Let me begin with sincere congratulations. The date of your firstborn child’s arrival approaches, and you probably couldn’t feel more excited.
You’ve also probably been inundated with advice from Dads like me, eager to help guide you through what will be the most exciting and challenging thing you’ll ever do (parent a child).
Most of that advice comes to you unsolicited. You tell someone you’re about to become a father, and this opens up on the flood gates. Do this. Do that. Get ready.
It can be a little much, especially now because your baby is weeks, maybe even days, from arriving.
I’m not much for telling you how to be a Dad because much of that you either a.) have to discover for yourself or b.) is based on your own personal experience and circumstances. What works for me or doesn’t may not apply to you.
There is one simple thing you can do, however, I want you to consider. You won’t regret doing it. It just might be the best thing you can do for your newborn and your significant other.
Stay in the hospital for as long as you can. I’m serious.
One little room, five amazing days
When both my sons arrived, insurance provided an astonishing five days in the hospital. You might look at that and think it sounds awful, but you’d be wrong.
I’d give anything to relive those days now.
Nothing alters your life and rearranges your priorities like having a child. The moment the baby takes his or her first breath and cries, a new world begins as your old habits and your understanding of how to live begins to evolve.
My wife and I chose a small community hospital, which meant we saw only two or three nurses regularly. We got to know them, they got to know us, and we bonded, which to us, meant better care.
They taught us so much we couldn’t get out of a book or a YouTube how-to video. And it was because we had time to learn.
I worked a corporate public relations job which meant my phone and email buzzed non-stop (seriously, 24 hours a day, non-stop), but so long as we stayed in the maternity ward, my supervisor and the rest of the world could not contact us. While our existence shrank to just that little room in the second floor of the hospital, we were free. Free to just meet our newborn son and for all of us to get to know one another.
Sure, we were anxious to get back home, to start our lives together. I slept on a cot while my wife stayed in a hospital bed. The vinyl twin-sized mattress I slept on in college was more comfortable, and it was a slight improvement over the hotel room floor I passed out on after a friend’s wedding in my early 20s.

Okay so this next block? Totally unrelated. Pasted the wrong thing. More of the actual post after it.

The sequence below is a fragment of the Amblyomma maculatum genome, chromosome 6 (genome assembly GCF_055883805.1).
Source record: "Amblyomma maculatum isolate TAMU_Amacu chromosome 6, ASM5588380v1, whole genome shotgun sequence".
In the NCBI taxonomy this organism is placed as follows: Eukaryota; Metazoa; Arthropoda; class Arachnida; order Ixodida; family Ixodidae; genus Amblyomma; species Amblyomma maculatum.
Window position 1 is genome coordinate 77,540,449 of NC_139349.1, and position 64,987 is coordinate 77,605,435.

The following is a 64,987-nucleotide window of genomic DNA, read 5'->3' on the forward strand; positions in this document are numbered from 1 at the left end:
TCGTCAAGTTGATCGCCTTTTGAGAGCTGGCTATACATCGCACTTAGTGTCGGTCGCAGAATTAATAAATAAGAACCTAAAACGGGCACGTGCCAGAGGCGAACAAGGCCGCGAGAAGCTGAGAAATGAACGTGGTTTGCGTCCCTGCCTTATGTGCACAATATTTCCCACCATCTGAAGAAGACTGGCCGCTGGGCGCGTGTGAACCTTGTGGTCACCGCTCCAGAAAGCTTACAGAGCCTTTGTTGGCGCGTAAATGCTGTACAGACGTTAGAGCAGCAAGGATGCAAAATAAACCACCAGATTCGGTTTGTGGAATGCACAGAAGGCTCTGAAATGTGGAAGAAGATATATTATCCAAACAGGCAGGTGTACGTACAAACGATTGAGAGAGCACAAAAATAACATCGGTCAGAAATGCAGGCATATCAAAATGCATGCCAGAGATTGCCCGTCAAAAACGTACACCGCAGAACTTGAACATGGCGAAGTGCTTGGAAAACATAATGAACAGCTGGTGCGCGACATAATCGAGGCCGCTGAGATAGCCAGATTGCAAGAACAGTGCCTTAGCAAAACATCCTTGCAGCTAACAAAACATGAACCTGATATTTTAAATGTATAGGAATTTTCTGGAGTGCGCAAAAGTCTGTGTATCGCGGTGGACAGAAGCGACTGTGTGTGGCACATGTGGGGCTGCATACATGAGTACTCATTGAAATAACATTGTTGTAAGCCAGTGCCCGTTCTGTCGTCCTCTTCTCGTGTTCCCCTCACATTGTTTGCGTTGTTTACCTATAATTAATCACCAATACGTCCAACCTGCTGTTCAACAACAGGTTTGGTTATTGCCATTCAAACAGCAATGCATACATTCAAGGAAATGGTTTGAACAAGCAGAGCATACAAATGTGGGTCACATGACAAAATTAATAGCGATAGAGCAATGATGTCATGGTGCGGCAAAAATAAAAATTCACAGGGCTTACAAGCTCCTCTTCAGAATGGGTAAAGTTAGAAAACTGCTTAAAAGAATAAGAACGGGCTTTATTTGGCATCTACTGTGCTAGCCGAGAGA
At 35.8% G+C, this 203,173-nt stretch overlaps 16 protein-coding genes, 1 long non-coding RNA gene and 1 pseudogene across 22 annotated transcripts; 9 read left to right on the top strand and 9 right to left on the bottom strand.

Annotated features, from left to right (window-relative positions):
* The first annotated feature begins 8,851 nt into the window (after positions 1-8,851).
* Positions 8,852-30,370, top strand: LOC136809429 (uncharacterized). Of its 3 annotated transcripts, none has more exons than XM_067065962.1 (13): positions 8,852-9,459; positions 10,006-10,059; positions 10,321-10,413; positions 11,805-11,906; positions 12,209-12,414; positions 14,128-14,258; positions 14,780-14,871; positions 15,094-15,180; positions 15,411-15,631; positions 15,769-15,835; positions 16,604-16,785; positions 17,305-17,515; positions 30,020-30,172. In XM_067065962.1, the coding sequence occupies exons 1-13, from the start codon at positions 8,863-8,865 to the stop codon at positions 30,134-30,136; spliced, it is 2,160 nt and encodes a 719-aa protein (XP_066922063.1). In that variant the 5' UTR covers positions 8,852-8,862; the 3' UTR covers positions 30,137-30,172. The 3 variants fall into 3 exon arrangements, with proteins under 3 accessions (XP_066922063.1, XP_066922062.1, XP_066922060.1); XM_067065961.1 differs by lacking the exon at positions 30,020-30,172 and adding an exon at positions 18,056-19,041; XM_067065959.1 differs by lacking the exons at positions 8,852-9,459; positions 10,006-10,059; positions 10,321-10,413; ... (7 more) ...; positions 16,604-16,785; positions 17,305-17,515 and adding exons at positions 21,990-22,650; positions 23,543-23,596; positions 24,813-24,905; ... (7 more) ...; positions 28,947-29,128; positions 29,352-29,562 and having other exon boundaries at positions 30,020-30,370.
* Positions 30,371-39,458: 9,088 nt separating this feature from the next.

We had support. The nurses and the doctors helped us learn the little things like swaddling, changing a diaper, how to calm the boy when he cried. We couldn’t, however, take these experts home with us, even though during our five days, many became like family.
Once you leave and go home, the real work of parenting begins. You don’t get to go back to the maternity ward. Life, work, responsibilities, all of it morphs into nothing you’ve experience before because now a baby is involved.
plan for a long stay
I know. You’ve painted and furnished a gorgeous new nursery, and the idea of eating hospital food for five days sounds about as awesome as getting the flu. You’re ready to begin your new life.
Take. Your. Time. One truism about parenting – everything, and I do mean everything, from phone calls to eating breakfast to taking a shower to watching TV becomes harder. I’m not kidding.
Nothing, no joy, compares to being a Dad, but this s*** is harder than anyone knows until they become a father.
So check your insurance and find out how long they’ll cover you in the hospital after your child is born. Then pack your bags. Get mentally ready. Plan to stay there as long as you can.
Because you’re now responsible for the well-being of a tiny human who needs fed, clothed, and poops a WHOLE lot.
So long as you stay at the hospital, the only responsibility you have, and it’s a big one, is to get to know your baby. After the hospital stay, you have to balance getting to know your son or daughter with your work responsibilities as well as others.
Oh, and one addendum — While you’re in the hospital, every time the nursing staff wheels your crying baby into the room at night to be fed, which occurs in roughly two- to three-hour intervals, you get up, too. Don’t leave the baby’s mother alone. Get up and support her even if it means just sitting there.
Consider it sleep deprivation training. You’re gonna need it for the next couple of years. At least at the hospital you’re allowed to take naps, but once you return home, your job probably ain’t gonna let you nod off in the middle of your shift.